Lawn Irrigation

water the grass

It's important to to learn correct lawn irrigation techniques. Here are some tips to help you save water and grow a healthy lawn.

How to Irrigate

How Much Water

Most lawns need about one inch of water per week. Every yard is different though. Sandy soils may require more water, heavy soils less. It's best to water deeply and infrequently. Allow the soil to dry between watering and water for longer periods to encourage deeper, stronger roots. Frequent, light watering promotes shallow roots. Your grass then becomes dependent on you to provide the water that it needs.

A lawn with a strong root system is able to survive summer heat and drought. In many climates, a healthy lawn can survive several weeks of summer dormancy, with little or no water, and green up again in the fall. Always heed water bans or restrictions in your community. Water is a finite resource and must be used wisely.

When to Water

Morning is the best time to irrigate your lawn. Avoid watering in the middle of the day when more water is lost to evaporation. Watering in the evening increases the risk of disease, because grass stays damp all night.

New Lawns

Newly planted lawns need more frequent irrigation than established lawns. Depending on the weather, new lawns may need to be watered daily. Water enough to keep the soil moist, but not too wet. Over watering can wash away seeds, make seeds rot, cause disease, or slow the growth of grass. As the grass becomes established, water less frequently but for longer periods to promote deep roots.

Lawn Sprinklers and Irrigation Systems


You don't need an in-ground system to have a nice lawn. A good garden hose and lawn sprinkler will suffice. Select a sprinkler based on yard size and shape. Try to supply a uniform amount of water to the entire lawn. You can monitor this by placing containers at various points beneath the sprinkler's pattern. Measure the quantity of water captured in each container and overlap sprinkler patterns to supply the entire lawn with a uniform quantity of water.

Automatic Lawn Irrigation Systems

An in-ground lawn irrigation system can save you time. Lugging a garden hose and sprinkler from spot to spot is a lot of work, particularly if you have a large yard.

Efficient Use of Systems

An automated irrigation system can help you water efficiently if it's used properly. But according to a study by the American Water Works Association, households that irrigate with automatic systems use up to 47 percent more water than households that don't use them. If you have an automatic system, make sure you use it efficiently by doing the following:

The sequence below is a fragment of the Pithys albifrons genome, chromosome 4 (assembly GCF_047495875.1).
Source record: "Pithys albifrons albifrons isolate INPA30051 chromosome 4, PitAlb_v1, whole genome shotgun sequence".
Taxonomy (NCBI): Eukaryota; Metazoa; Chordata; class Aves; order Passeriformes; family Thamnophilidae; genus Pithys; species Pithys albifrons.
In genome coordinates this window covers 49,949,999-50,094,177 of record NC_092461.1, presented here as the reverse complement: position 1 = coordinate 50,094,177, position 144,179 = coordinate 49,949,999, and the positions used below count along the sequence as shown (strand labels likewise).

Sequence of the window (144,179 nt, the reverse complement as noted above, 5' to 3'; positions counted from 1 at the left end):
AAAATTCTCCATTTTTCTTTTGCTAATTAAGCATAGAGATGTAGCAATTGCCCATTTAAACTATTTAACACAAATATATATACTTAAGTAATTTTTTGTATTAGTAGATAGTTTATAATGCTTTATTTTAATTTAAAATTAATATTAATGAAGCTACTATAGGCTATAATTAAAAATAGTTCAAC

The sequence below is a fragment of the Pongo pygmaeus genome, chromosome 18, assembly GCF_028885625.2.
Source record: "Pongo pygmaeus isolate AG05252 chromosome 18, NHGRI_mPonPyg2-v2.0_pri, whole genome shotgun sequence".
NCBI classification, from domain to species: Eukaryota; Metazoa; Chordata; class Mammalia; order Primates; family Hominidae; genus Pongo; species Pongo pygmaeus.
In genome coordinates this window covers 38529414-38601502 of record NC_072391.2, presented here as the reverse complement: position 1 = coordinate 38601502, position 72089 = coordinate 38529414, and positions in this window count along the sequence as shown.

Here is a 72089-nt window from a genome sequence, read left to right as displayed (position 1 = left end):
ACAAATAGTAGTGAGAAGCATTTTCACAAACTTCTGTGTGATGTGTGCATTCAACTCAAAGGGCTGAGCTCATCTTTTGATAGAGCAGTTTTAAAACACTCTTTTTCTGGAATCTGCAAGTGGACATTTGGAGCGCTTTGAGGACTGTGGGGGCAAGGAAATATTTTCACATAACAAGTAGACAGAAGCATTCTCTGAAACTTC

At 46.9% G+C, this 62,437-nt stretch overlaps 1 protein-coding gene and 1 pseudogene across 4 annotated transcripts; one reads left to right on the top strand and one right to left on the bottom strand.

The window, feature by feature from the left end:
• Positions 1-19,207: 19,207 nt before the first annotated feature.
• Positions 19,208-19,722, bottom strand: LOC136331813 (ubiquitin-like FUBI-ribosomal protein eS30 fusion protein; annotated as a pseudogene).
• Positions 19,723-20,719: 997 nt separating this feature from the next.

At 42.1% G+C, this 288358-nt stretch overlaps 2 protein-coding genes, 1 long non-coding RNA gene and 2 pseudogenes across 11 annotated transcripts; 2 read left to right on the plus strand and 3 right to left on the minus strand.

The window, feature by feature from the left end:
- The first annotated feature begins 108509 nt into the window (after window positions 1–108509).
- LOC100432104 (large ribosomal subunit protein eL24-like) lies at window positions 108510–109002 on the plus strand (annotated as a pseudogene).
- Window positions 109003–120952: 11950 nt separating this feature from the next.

• Adjust your irrigation system based on current weather. There's no point in watering during a heavy rainstorm, for example. Soil can only absorb so much water at once.
  • Change your watering schedule with the season. Your lawn needs less water during the spring, fall, and winter than it does during the summer.
  • Program your timer to water in cycles. Heavy soils and slopes sometimes can't absorb water fast enough to prevent it from running off. Program your timer to water for several shorter periods, with about an hour in between, to let the water soak into the soil.

Features of Systems

Some homeowners install lawn irrigation systems themselves, while others hire professional installers. Lawn irrigation systems consist of timers, valves, underground PVC piping, and sprinkler heads.Two common types of sprinkler heads are spray heads and rotor heads. Some sprinkler heads pop up out of the ground when the system is activated, while others remain above ground at all times. Spray heads have a high application rate, meaning they discharge a large volume of water in a short amount of time. For this reason, sprinkler systems with spray heads are best for flat surfaces. Rotor sprinkler heads have a lower application rate, so they can be used on slopes. They also apply water more uniformly than do spray heads, making them better for watering large areas.

Environmental Effects of Lawn Irrigation

Careless watering can damage your grass and wastewater. But runoff from your yard creates other problems, too. Sprinkler runoff flows into storm sewers, carrying soil, pet waste, fertilizers, and other pollutants into nearby lakes and streams. It's important to practice careful lawn irrigation to keep our plants healthy and our waterways clean.

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Lawn Irrigation